The water statistics in Table 4 also relate to the generation of power. The figure cited as 0.790 gal per

kwh expended is the total evaporation of water. This number is applied to the total electric consumption per building prototype. The tree loss is relative to the amount of board feet required per prototype. This affects the amount of trees per individual houses built in Phoenix during the study year.

Fossil fuel consumption is listed according to two sub-titles, diesel and coal. The diesel noted is the direct consumption per piece of equipment necessary to process each natural element into a building construction material and into a finished product of a built house. The coal is relative to Navajo Generating Station and the amount required to supply electric power.(6)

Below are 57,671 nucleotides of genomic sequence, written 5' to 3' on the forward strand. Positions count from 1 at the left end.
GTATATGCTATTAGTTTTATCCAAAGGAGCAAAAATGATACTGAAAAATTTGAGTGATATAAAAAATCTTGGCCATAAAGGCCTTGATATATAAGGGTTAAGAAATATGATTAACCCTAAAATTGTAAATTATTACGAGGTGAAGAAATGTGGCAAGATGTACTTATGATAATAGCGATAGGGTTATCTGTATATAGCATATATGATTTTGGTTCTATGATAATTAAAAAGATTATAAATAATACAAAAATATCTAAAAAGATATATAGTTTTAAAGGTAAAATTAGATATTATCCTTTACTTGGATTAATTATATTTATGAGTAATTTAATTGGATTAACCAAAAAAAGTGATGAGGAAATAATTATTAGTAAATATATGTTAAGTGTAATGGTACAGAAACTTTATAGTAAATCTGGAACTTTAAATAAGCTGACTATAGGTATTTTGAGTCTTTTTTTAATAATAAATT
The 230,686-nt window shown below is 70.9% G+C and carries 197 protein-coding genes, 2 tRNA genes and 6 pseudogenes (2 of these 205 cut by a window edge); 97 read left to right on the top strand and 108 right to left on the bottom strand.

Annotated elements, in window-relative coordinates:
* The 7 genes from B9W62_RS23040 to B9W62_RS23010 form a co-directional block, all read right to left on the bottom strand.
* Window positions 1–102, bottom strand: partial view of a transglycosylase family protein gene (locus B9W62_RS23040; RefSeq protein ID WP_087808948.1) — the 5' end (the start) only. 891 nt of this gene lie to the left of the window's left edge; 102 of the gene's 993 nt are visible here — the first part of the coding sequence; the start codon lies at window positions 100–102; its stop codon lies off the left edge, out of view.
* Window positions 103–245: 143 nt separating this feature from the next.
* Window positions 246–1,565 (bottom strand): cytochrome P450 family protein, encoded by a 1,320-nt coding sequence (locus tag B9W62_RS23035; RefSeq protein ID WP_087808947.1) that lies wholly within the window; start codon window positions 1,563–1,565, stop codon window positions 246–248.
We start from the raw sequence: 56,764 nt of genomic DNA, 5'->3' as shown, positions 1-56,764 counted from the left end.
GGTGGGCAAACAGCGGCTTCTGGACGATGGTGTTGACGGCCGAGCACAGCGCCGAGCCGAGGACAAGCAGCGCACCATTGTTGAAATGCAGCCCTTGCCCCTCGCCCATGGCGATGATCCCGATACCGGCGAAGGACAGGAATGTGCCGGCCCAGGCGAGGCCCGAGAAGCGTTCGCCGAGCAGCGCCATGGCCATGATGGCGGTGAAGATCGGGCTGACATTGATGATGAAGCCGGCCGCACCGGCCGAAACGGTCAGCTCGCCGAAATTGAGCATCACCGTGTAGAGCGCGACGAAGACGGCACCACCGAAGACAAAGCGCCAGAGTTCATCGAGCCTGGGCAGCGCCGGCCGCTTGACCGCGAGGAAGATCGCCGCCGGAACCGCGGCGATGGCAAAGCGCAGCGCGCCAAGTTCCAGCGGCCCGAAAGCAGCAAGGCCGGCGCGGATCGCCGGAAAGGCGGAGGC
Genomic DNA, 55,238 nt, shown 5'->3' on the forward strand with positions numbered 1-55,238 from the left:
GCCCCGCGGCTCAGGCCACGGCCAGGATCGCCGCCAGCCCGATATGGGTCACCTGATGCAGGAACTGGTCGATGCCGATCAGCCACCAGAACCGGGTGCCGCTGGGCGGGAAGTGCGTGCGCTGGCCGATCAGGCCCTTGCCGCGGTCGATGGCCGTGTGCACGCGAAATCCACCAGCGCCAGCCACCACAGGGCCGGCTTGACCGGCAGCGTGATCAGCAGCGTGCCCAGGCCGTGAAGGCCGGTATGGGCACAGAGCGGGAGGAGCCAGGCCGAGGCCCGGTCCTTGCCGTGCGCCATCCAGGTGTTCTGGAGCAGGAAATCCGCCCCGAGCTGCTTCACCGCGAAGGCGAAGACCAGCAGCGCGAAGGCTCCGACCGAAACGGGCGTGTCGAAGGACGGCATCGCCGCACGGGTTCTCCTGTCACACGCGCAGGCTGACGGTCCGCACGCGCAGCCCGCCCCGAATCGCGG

beginning with the extraction process, one must find the proper soil mixture in order to create an adobe brick. In Arizona, adobe soil is plentiful, especially near the Phoenix area. The equipment used in mechanical adobe processing are mostly electric generated and produce approximately 5,000 bricks per 6 hour shift. Production is random depending on the demand from construction. The operation cited in this study operates at 115,000 kwh monthly, or 5,750 kwh per 5,000 bricks for one house constructed.(10) In the construction phase it is noted that the energy embodied per adobe brick = 2,500 Btu’s at 5,000 bricks per house = 12.5 million Btu’s expended. In relation to fossil fuels, the energy embodied in 5,000 bricks would equal 116 gallons of gasoline. The operation of the adobe house consumes approximately 11,069 kwh annually. Using Navajo Generating Station statistics from a document "An Evaluation of Alternative Control Strategies to Remove Sulfur Dioxide and Carbon Dioxide at Existing Large Coal-Fired Facilities" Report EA 1989, per kwh there is 10,239 Btu’s expended.(2) Therefore an adobe house would equal 113,335,491 Btu’s expended divided by 22.07 million Btu’s per ton of coal = 5.135 tons of coal per one year of operation.(10)